Grove is building a modular/customizable appliance that allows anybody to grow organic food in their own homes (or restaurants). The company offers the modules individually, and then customers order seeds and seedlings right from the app on smartphones.
Expert Collections containing Grove
Expert Collections are analyst-curated lists that highlight the companies you need to know in the most important technology spaces.
Grove is included in 3 Expert Collections, including Agriculture Technology (Agtech).
Agriculture Technology (Agtech)
Companies in the agtech space, such as equipment manufacturers, surveying drones, geospatial intelligence firms, and farm management platforms
Smart building tech covers energy management/HVAC tech, occupancy/security tech, connectivity/IoT tech, construction materials, robotics use in buildings, and the metaverse/virtual buildings.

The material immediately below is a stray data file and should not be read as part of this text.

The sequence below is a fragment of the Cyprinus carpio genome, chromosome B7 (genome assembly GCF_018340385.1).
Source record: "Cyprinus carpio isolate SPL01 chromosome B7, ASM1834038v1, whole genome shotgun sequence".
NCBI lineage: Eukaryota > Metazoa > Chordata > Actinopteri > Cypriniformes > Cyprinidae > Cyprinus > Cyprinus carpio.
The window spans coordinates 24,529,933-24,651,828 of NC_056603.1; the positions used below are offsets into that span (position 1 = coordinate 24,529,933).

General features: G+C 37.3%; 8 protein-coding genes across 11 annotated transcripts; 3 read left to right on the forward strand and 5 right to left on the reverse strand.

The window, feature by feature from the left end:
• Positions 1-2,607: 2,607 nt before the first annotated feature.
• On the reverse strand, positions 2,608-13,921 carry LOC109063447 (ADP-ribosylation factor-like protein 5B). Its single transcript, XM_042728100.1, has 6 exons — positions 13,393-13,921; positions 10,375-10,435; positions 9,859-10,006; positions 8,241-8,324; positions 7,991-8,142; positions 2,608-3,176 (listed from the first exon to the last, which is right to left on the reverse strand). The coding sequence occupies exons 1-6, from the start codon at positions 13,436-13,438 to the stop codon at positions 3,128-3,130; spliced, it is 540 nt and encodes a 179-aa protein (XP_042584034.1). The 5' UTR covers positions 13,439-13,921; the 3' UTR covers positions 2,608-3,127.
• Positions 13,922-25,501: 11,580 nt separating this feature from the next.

Smart Home & Consumer Electronics
This Collection includes companies developing smart home devices, wearables, home electronics, and other consumer electronics.
Grove has filed 7 patents.
Pleurothallidinae, Toilets, Pleurothallidinae species, Engine technology, Disinfectants
Pleurothallidinae, Toilets, Pleurothallidinae species, Engine technology, Disinfectants
Latest Grove News
Sep 8, 2023